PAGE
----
HOWTO: Bring Your Dotfiles Under Version Control

For the uninitiated, dotfiles are configuration files for various applications in Linux (such as Vim, tmux etc.). Unless you work and play on one single system all your life, chances are that you’ll want to “move” your work (or play) environment from system to system in as painless a way as possible.

To make matters worse (or better, depends on how you look at it), dotfiles change. And when you add that neat new Vim key binding to your .vimrc, you expect the .vimrc’s in all your other machines to get updated as well. You can only copy files around for so long before you give up and Google for “how to bring dotfiles under version control” and end up reading this post.

Anyway, if you haven’t guessed already, Version Control Systems (such as GIT, SVN etc.) are an excellent solution to this problem. The only problem is: dotfiles are scattered around all over the place in your home directory. How do you bring them all under one roof so that GIT (or SVN) can work its magic? You definitely don’t want to bring your entire home directory under version control just for a few dotfiles.

Note: There are a number of possible solutions to this (I’ll go out on a limb and say that that Google search pointed to more sites than just mine)  – and the one I describe in this post is simply one that has worked out well for me over the years. YMMV.

So, without blabbering on further about why you need this, I’ll get right to it.

Step 1: Set up a GitHub Repository

The first step is to create a repository for your dotfiles in GitHub (if you don’t have a GitHub account yet, now’s a good time to create one).

Note: You can use any other Version Control System for this HOWTO as well, if you so please. Just change the Git commands to your system’s equivalents.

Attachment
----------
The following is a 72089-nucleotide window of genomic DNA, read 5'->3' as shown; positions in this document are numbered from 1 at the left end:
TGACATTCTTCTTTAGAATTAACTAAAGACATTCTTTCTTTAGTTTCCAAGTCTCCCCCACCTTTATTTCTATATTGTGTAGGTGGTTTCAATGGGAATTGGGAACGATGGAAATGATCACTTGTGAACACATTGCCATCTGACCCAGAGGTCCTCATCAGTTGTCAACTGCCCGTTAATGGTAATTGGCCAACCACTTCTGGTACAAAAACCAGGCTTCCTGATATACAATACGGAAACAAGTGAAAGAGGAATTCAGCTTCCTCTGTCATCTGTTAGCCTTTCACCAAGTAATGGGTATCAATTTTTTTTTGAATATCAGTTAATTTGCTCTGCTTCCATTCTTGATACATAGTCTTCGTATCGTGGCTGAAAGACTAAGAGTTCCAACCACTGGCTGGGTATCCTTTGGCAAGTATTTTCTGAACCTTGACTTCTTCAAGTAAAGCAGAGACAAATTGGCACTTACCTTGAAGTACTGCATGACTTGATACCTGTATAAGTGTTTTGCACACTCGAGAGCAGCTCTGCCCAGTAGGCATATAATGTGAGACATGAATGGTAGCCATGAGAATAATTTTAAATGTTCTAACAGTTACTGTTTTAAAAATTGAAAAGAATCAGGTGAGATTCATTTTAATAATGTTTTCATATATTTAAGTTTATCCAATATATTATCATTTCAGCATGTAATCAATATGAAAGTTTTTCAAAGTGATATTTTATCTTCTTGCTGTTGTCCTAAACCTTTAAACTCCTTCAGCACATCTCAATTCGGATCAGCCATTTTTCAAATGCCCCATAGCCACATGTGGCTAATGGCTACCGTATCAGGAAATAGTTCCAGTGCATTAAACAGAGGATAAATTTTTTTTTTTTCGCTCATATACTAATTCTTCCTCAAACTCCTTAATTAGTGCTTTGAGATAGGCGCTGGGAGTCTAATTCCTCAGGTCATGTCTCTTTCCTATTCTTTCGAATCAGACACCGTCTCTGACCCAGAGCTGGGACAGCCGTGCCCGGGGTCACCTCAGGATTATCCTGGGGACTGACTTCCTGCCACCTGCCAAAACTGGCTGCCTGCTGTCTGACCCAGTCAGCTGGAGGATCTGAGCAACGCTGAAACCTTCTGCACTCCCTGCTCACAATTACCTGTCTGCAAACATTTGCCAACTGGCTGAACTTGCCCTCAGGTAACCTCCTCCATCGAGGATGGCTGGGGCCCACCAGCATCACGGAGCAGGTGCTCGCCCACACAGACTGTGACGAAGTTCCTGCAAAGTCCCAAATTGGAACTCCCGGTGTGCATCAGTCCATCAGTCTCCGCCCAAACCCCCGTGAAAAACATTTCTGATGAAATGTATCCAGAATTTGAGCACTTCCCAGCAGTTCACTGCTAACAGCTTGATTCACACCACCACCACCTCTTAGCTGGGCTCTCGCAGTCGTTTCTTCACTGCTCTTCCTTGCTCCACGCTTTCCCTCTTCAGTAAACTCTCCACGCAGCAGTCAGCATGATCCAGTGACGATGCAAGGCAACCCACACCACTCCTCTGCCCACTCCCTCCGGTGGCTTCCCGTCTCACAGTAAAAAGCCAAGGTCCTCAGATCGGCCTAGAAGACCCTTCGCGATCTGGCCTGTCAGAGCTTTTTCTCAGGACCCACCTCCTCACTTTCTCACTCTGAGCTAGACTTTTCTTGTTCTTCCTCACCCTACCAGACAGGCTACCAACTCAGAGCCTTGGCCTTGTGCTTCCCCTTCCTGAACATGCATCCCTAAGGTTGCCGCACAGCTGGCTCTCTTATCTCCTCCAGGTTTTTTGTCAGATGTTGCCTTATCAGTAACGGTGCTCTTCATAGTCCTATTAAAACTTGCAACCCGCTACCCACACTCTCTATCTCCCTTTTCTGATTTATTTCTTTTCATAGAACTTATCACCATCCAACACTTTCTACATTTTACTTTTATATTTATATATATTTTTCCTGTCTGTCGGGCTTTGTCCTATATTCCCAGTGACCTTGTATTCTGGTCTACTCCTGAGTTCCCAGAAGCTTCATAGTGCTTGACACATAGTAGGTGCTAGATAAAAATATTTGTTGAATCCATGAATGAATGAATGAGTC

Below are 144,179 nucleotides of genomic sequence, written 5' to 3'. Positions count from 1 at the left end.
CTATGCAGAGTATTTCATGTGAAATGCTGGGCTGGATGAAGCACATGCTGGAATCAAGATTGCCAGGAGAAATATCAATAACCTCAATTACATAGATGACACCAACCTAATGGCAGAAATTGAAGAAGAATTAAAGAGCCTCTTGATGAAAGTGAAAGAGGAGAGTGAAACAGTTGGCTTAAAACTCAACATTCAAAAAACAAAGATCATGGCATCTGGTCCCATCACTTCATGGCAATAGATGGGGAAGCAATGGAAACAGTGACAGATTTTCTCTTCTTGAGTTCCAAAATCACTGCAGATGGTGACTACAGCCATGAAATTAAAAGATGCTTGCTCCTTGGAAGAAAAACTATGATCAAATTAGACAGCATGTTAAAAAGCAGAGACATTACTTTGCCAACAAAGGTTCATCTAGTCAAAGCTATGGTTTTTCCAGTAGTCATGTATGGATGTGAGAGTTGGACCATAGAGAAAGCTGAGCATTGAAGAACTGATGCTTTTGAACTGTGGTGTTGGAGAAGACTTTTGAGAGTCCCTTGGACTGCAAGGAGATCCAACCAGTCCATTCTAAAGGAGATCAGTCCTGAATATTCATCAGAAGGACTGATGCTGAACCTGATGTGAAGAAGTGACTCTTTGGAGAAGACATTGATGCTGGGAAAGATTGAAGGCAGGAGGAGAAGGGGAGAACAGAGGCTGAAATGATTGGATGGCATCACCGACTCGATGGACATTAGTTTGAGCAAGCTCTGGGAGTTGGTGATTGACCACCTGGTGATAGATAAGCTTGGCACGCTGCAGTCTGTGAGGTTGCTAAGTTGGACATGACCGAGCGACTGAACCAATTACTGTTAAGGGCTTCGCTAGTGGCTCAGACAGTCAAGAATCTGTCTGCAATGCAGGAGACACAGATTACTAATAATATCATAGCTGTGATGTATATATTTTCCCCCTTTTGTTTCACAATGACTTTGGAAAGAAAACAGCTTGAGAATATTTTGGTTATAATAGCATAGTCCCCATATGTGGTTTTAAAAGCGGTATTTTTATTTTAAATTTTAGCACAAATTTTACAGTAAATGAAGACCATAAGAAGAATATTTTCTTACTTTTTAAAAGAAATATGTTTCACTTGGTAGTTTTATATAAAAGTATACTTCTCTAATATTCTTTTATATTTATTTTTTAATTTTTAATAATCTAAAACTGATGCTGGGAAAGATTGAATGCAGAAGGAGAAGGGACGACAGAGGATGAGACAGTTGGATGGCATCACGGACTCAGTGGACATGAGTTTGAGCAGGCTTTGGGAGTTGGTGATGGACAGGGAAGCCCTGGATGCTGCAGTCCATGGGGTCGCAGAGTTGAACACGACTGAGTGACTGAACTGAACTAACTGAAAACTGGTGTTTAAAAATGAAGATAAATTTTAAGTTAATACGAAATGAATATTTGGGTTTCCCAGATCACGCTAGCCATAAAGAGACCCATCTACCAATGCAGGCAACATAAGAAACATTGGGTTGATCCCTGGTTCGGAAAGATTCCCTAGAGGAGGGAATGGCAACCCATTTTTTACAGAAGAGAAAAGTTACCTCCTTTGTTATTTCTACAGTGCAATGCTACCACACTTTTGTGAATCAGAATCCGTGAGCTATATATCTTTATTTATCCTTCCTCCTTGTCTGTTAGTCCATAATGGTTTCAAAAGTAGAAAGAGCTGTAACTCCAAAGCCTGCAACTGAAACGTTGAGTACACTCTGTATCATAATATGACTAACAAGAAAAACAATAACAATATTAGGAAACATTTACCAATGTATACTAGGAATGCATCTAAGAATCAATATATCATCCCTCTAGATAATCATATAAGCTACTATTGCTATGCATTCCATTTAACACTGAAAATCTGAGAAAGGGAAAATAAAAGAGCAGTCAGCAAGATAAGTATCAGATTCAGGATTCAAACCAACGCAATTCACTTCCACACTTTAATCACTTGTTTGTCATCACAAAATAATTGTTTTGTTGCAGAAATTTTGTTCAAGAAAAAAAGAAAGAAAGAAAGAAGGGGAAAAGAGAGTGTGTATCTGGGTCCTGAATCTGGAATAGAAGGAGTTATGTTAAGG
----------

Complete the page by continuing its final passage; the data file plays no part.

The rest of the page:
Let’s call the new repo, unimaginatively, ‘dotfiles‘. You can choose to create the README file when creating the new repo, it’s up to you. Doesn’t matter for this HOWTO.

While you’re at it, it’s also a good idea to set up access to the account using SSH keys from your different machines. A good tutorial is available here.

Step 2: Move dotfiles to a Common Folder

We’ll be storing all your dotfiles in one common subdirectory. So let’s set that up.

  • Create a directory ‘dotfiles’ in your home directory
    $ cd ~
    $ mkdir dotfiles
  • Move your dotfiles to this directory like so:
    $ cd ~
    $ mv .vimrc dotfiles/ [Note the slash at the end]

    Similarly, move all your other dotfiles to dotfiles/

Now, let’s move all these new files in dotfiles/ under version control:

$ cd ~/dotfiles
$ git init
$ git commit -a

The last command (git commit -a) will open up an editor window. Type your initial commit message (something like “Initial commit – adding dotfiles”), save and exit the editor. All your dotfiles are now staged and ready to be pushed to the repository like so:

$ git remote add origin
$ git push origin master

That’s it! Your dotfiles are now safely stored in version control.

Step 4: Write and Check In Setup Scripts

All the dotfiles are now in version control. They’re no longer in your home directory anymore though. So is all that we’ve done an exercise in stupidity? Of course not!

In this step, we’ll write scripts that create symlinks of your dotfiles (which now reside in ~/dotfiles) and place them in the correct locations within your home directory. So let’s do that.

$ cd ~/dotfiles
$ vim

In the editor, type out the following:


cd ~/dotfiles
ln -s .vimrc ~/.vimrc
ln -s .tmux.conf ~/.tmux.conf

You’ll need to put a separate ‘ln’ here command for each dotfile that you put under version control.

Once you’ve filled in the file, let’s check that into version control as well:

$ cd ~/dotfiles
$ git add
$ git commit -m "Adding setup script"
$ git push

Don’t forget to execute on your own system!

$ cd ~/dotfiles
$ ./

Step 5: Migrating to New Systems

Now let’s talk about the main reason why we went through all this hassle: migration to new systems and keeping versions on different machines in sync.

Moving to a new system: On a new system, all we need to do is:

$ cd ~
$ git clone
$ cd dotfiles
$ ./

And we’re done. All the relevant symlinks will be created and life will be good.

Updating dotfiles: Whenever you make a change to any dotfiles, simply do:

$ git add [name-of-dotfile]
$ git commit -m "Commit Message"
$ git push

And an updated version of your dotfile(s) will be stored on GitHub. On the other systems, you do:

$ cd ~/dotfiles
$ git pull